Alpha began at an Anglican church in London in 1977 originally as a way to disciple new believers. In 1990, young Anglican priest Nicky Gumbel assumed Alpha leadership and quickly recognized its evangelistic potential. Its apologetic approach has been likened to C.S. Lewis’s Mere Christianity as a way to reach unchurched people. In the nearly 35 years since then, the Alpha Course has been taught in 112 languages to 30 million people around the world. Alpha states that the course is “an effective form of evangelism when run by and through the local church. By focusing on the fundamentals of Christianity, it opens the door for Alpha to be used in almost any context so that everyone has the opportunity to engage in discussion and be transformed by the gospel of Jesus Christ.”

Distinctives About Alpha

  1. Evangelism as a process more than an event. Alpha recognizes that evangelism is a process of engaging in dialogue with those who are outside the church. Just as Jesus engaged in dialogue with the lost sheep of Israel by asking and answering questions, so Alpha creates an environment in which guests are encouraged to ask questions and express opinions about the deepest questions of life. It is more dialogical than doctrinaire. It is in the process of dialogue with the gospel message that outsiders are won to faith.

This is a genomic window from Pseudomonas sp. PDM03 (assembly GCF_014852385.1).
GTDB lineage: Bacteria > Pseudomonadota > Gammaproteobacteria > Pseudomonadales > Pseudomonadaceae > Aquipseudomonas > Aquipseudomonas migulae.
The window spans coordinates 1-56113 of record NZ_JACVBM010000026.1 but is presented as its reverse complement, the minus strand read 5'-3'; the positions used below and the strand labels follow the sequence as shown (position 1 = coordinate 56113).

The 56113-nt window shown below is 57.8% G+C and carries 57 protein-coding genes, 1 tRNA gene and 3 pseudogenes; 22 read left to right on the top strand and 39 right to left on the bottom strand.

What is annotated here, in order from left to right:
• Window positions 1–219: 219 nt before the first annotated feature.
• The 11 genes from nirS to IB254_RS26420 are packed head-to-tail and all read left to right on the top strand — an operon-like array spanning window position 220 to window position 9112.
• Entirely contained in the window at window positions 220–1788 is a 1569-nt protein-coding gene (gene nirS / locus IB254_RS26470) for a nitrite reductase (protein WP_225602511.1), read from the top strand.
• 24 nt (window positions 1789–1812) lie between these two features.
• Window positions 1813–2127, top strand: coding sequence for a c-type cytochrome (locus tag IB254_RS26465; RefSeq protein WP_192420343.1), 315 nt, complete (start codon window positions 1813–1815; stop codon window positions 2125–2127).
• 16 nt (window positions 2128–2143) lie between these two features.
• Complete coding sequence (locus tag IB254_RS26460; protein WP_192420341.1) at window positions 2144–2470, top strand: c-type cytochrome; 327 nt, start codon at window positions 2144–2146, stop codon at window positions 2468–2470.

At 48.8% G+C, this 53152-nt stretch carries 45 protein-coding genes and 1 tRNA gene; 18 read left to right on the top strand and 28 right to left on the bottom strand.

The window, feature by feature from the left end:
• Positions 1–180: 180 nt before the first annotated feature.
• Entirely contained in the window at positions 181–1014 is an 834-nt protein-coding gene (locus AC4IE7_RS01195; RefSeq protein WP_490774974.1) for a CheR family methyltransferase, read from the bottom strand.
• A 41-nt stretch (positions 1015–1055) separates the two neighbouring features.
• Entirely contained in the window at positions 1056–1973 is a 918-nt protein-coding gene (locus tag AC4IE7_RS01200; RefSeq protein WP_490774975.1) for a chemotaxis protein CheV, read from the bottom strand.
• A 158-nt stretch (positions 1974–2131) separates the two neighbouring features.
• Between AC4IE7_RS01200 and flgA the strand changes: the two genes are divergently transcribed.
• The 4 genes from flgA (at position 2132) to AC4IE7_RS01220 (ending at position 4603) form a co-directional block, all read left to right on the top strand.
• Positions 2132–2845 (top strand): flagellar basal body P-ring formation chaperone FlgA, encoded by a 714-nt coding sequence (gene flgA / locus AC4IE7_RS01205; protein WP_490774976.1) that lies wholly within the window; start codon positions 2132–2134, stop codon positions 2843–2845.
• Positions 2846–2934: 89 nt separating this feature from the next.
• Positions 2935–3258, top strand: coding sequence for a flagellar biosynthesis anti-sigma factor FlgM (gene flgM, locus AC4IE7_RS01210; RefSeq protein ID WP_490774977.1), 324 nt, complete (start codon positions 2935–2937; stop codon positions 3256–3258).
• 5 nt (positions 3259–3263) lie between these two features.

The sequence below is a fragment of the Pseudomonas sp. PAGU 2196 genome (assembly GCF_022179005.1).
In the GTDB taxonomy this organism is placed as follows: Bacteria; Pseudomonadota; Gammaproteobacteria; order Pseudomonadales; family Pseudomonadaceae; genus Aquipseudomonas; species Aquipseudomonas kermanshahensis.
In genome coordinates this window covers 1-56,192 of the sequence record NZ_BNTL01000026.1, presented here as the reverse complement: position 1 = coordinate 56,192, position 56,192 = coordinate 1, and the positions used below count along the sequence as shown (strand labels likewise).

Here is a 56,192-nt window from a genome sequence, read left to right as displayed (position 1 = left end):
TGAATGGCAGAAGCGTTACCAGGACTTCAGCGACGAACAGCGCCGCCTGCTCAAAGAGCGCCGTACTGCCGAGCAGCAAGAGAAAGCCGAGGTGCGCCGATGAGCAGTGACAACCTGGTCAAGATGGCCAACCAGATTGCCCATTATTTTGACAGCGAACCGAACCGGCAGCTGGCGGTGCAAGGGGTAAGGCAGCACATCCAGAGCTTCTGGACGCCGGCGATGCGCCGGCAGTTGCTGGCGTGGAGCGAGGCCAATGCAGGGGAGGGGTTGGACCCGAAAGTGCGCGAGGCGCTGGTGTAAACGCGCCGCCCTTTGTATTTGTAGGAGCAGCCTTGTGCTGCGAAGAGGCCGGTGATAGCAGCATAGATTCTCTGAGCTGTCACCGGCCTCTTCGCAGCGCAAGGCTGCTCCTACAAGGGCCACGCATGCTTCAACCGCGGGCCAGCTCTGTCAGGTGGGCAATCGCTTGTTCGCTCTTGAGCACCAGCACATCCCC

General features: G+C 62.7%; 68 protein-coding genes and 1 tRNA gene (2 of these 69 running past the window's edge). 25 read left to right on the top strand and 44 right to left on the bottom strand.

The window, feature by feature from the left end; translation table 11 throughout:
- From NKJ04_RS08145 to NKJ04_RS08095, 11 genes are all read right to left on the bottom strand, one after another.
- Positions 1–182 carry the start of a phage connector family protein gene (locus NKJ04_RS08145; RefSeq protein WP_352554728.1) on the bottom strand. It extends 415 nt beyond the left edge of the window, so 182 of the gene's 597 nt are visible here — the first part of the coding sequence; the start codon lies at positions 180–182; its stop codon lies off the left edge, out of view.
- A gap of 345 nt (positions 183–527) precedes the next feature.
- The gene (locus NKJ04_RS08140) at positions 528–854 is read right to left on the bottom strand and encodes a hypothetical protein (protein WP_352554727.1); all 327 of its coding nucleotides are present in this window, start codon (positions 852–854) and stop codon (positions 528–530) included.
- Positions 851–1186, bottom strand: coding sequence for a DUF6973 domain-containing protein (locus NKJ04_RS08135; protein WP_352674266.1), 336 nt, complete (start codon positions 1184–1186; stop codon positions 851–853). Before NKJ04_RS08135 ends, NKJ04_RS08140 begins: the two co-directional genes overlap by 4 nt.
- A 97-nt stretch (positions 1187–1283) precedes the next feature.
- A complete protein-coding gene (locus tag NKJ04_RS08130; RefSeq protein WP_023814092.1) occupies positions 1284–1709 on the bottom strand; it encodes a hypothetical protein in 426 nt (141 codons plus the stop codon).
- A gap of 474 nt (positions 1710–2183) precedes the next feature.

• Catholicity. Part of Alpha’s effectiveness is its focus on the central doctrines of the Christian faith. It teaches the gospel of Jesus Christ, the ministry of the Holy Spirit, the authenticity and authority of the Bible, the nature of the church, and other doctrines.  It was designed to outline the core principles of the faith that all Christian denominations agree on: “We believe that what unites us is infinitely greater than what divides us.” This catholicity has enabled Alpha to appeal to Protestant denominations around the world, as well as to the Roman Catholic Church. Our congregational church, located in largely Catholic Massachusetts, found this acceptance by Rome to be an advantage. The Catholic Church’s stamp of approval enabled hundreds of lapsed Catholics to come through the doors of our church, take Alpha, find Jesus Christ as savior and Lord, with many staying on to become faithful members.